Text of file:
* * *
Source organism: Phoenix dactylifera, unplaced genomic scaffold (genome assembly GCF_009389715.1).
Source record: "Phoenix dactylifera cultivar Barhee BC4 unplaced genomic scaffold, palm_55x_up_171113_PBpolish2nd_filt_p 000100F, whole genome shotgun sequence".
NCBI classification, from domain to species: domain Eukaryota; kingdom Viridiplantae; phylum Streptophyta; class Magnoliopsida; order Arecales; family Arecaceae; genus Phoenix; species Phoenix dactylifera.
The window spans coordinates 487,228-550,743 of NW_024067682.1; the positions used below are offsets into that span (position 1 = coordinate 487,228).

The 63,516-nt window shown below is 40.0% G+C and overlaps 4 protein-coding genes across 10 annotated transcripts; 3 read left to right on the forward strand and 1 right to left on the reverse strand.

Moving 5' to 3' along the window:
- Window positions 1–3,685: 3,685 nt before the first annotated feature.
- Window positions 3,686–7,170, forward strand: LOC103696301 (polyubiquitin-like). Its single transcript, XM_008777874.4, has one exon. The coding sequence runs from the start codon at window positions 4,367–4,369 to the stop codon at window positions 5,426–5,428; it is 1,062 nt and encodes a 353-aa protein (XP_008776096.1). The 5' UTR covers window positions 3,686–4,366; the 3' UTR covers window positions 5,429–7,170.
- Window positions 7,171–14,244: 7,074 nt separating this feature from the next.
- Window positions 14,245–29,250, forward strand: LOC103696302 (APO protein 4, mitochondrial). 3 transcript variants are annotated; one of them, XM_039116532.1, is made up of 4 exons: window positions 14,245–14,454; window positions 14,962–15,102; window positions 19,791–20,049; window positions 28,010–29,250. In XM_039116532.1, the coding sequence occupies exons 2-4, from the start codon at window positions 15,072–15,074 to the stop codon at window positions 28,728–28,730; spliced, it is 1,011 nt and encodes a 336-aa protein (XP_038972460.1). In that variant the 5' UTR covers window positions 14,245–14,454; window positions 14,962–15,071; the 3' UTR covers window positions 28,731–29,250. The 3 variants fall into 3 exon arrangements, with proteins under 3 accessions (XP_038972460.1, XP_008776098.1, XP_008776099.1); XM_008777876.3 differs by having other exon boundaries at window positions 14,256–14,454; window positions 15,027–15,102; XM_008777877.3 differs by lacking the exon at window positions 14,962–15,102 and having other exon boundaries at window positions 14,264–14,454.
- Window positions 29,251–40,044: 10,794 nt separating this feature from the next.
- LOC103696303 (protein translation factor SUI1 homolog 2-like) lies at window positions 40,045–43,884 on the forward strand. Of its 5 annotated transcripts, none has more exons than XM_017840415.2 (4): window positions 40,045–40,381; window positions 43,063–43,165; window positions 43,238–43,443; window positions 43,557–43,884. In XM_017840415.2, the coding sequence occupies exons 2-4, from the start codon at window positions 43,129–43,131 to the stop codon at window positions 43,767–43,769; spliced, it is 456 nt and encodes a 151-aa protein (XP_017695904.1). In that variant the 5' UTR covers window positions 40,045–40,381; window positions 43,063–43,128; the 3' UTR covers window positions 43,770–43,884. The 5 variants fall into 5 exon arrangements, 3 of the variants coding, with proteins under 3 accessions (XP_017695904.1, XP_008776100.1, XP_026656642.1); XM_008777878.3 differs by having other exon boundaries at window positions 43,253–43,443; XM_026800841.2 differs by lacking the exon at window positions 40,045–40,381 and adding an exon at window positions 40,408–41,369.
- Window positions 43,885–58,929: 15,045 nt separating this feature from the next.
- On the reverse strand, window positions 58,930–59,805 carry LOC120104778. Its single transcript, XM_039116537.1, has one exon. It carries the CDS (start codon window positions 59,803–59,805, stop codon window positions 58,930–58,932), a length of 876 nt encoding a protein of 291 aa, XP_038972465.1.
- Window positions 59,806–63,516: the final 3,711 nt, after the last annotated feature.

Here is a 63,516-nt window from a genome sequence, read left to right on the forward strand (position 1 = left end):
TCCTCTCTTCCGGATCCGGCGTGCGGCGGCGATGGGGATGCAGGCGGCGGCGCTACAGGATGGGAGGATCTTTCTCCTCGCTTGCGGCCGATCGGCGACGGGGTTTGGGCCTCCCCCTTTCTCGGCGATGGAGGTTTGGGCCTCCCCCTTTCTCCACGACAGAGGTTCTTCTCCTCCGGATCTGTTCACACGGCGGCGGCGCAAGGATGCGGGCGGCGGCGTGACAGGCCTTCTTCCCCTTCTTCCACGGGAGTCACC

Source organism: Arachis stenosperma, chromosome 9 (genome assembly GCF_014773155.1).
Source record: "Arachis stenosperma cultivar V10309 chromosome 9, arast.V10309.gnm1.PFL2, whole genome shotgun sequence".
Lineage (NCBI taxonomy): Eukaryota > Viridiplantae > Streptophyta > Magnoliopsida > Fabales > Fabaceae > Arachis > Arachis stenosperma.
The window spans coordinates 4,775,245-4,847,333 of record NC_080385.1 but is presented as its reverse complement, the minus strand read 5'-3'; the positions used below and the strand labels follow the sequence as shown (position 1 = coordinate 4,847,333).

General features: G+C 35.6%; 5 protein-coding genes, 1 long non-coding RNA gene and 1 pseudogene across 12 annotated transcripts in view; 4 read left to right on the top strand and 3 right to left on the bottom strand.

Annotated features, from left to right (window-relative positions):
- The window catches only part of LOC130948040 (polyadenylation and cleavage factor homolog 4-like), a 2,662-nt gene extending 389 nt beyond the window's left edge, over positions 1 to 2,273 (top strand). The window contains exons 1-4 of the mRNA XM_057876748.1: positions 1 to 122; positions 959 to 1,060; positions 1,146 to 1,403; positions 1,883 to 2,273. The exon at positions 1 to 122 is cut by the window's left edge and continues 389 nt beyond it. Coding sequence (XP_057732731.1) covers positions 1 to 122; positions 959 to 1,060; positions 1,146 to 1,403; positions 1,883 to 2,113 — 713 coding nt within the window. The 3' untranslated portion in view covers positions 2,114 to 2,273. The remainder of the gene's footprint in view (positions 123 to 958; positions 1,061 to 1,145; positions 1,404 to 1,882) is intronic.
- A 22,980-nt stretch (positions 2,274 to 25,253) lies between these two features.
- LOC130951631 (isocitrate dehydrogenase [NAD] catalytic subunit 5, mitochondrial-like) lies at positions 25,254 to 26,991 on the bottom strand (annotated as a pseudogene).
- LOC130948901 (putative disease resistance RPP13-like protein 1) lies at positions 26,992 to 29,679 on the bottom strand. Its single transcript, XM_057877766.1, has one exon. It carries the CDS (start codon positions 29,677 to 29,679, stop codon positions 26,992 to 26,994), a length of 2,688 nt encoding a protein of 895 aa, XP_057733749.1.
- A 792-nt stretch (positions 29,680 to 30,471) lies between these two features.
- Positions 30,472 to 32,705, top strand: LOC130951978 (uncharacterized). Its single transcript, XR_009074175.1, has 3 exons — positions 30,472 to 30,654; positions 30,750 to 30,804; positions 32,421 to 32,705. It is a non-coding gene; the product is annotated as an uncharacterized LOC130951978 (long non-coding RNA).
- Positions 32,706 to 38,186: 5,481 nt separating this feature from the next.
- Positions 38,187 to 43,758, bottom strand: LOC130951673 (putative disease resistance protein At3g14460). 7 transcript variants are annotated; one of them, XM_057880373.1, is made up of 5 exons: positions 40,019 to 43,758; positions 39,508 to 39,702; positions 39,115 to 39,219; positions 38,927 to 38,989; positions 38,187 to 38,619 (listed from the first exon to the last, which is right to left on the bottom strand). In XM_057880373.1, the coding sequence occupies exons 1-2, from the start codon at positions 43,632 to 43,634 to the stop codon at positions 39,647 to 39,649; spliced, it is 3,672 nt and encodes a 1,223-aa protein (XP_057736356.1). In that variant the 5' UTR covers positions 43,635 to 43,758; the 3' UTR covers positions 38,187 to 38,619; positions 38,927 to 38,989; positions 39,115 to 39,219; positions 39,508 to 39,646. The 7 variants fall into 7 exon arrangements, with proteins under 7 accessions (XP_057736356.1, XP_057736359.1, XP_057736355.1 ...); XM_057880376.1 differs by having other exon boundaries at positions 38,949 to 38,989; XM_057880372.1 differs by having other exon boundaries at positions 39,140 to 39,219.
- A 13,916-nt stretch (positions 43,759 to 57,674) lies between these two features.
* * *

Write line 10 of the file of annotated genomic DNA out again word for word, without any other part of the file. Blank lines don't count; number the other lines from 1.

- Window positions 14,245–29,250, forward strand: LOC103696302 (APO protein 4, mitochondrial). 3 transcript variants are annotated; one of them, XM_039116532.1, is made up of 4 exons: window positions 14,245–14,454; window positions 14,962–15,102; window positions 19,791–20,049; window positions 28,010–29,250. In XM_039116532.1, the coding sequence occupies exons 2-4, from the start codon at window positions 15,072–15,074 to the stop codon at window positions 28,728–28,730; spliced, it is 1,011 nt and encodes a 336-aa protein (XP_038972460.1). In that variant the 5' UTR covers window positions 14,245–14,454; window positions 14,962–15,071; the 3' UTR covers window positions 28,731–29,250. The 3 variants fall into 3 exon arrangements, with proteins under 3 accessions (XP_038972460.1, XP_008776098.1, XP_008776099.1); XM_008777876.3 differs by having other exon boundaries at window positions 14,256–14,454; window positions 15,027–15,102; XM_008777877.3 differs by lacking the exon at window positions 14,962–15,102 and having other exon boundaries at window positions 14,264–14,454.